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H-E-R-O #1 By Matt Martin
DC Comics Ė Will Pfeifer (w); Kano (a)
DC has a strong history of reviving and relaunching their old concepts (and doing so with financial success). Most recently, they brought back JSA, a bigger accomplishment than most people realize.
Until the recent announcement of its cancellation, I would have said that the new Doom Patrol was a success, given that it had achieved respectable sales figures and critical acclaim, no small task when you consider the fact that the majority of comic readers probably donít have a rosy recollection of their childhood involving Doom Patrol (and letís be honest, nostalgia is what drives 90% of this industry; itís not a new development at all, the guys doing G.I. Joe were just smart enough to capitalize on an untapped resource). This is all relevant because this book is essentially a straight relaunch of the long-dead title Dial H for Hero.
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For those not aware, the essentials of Dial H for Hero, as I understand it (given that Iíve not read more than a handful of issues in my life, if that), were that a particular device had the ability to grant superhuman powers to its possessor if the word ďheroĒ was dialed out on it. Now, I donít recall if this gizmo switched hands on a regular basis or if it stayed with one owner, but in this incarnation, the magic doohickey in question will be passing from owner to owner as each story arc changes. Essentially, the high concept is that an object of unchecked power will pass from person to person, making heroes and villains of the most unlikely individuals and the story will serve as a character study in regards to what average people would do with nigh-limitless power. Think of it as the superhero version of 100 Bullets, thatís how Iíve been explaining it to my customers. All in all, a concept that has a lot of potential. Whether or not that potential is realized, of course, is a matter of whoís in charge of the book.
Pfeifer has chosen, in the bookís opening story arc, to tell a story that is less than uplifting. Now, thatís probably not a decision that I would have made (because you donít want to give your superhero-centric readers the impression that your book is going to be a downer, since thatís apparently the kiss of death to a lot of them), but itís gutsy and I think it works on basically every level.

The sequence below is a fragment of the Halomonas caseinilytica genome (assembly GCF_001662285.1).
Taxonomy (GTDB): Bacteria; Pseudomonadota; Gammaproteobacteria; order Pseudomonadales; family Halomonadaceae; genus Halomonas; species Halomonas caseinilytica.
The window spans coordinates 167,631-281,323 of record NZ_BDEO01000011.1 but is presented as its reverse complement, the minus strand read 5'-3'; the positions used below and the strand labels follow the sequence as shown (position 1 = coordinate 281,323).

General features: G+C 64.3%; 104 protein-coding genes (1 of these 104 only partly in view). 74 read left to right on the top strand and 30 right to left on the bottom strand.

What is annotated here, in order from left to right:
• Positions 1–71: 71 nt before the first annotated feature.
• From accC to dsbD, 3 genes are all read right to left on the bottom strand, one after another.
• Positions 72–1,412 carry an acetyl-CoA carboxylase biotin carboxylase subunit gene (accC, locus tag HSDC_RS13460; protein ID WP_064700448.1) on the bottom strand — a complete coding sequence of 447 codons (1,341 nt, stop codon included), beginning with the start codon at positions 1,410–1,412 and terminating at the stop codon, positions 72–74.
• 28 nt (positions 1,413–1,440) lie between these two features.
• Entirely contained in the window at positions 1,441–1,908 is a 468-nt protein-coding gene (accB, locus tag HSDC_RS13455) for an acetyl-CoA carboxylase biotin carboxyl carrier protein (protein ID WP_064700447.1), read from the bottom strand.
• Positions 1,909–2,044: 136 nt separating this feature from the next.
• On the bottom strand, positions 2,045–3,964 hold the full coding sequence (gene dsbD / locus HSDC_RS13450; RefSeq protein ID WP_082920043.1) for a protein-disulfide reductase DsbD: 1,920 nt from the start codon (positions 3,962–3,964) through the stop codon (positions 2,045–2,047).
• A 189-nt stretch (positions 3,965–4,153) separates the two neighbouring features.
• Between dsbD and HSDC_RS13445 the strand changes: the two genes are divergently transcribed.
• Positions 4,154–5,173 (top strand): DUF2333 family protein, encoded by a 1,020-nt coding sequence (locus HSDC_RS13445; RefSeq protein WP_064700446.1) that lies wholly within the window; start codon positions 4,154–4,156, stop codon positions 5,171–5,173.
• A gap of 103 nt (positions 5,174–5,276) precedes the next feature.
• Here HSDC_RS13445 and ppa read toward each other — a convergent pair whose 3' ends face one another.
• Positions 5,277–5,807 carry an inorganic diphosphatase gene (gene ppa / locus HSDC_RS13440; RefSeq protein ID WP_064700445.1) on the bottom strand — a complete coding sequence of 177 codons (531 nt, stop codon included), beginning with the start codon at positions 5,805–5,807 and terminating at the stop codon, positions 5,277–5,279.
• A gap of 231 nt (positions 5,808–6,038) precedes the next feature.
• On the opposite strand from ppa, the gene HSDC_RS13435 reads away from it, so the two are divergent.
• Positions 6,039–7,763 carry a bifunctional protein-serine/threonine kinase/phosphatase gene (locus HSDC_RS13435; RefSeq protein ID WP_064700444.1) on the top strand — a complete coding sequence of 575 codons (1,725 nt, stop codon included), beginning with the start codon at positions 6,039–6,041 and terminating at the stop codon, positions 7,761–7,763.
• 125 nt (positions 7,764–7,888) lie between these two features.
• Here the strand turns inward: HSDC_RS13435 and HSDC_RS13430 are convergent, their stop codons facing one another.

Jerry Feldon, our protagonist, is a man down on his luck. When the story opens, Jerry is huddled in a phone booth in the pouring rain, mumbling desperately to an operator on a suicide hotline. In the course of his cry for help, Jerry pours out his life story to the stranger on the other end of the line.
At one point, he had a pretty decent, if exceedingly mundane, life. He lived with his parents, went to school and made good money working in the local automotive industry. But in a tale nearly as old as the Industrial Revolution, his areaís economy took a turn for the worse and his job disappeared before his very eyes. Within a span of months, he goes from a man with a good job and a healthy family, to a man who is unemployed and completely alone (his father passes away and his mother moves out west to look for work, effectively abandoning him). Forced to make do on his own, he accepts a job in a local restaurant, making sundaes for a clientele that he is increasingly disgusted with.
Jerryís luck begins to look up when one night, while doing the dishes at work, he chances upon the Hero device (or so I will hereafter refer to it until it gets a proper name). Concealing it in the filthy dishwater from the prying eyes of its rightful owner, Jerry takes it home and ponders it while watching tv with his cat. And in a flash of inspiration, he takes it and climbs the highest building in his town, a bank office ten stories high. Dialing out the word ďhero,Ē Feldon finds himself transformed, wearing a costume and cape, able to soar away from the roof through his own power. But, unsurprisingly given the fact that the reader knows that Jerry ends up on a suicide hotline in a downpour, things do not go as planned.
If I had one complaint about this book (and thatís all I have: one complaint), itís that I was under the impression that each issue would be a self-contained story, an idea thatís disturbing novel given todayís more popular trend of writing arcs for the purpose of being collected in trade paperback form. I have no idea where I got that idea and I was clearly mistaken, as the story will be resolved no sooner than next issue.
However, as first issues go, Pfeifer has cranked out an exceedingly solid one. The premise is well-established via its reliance on a pre-existing one, but not fleshed out so much that there isnít room for creative license or a sense of wonder about whatís going to happen next. And when you figure that the real mark of a well-crafted first issue is a drive in the reader to pick up the next issue, you canít help but call H-E-R-O #1 a success.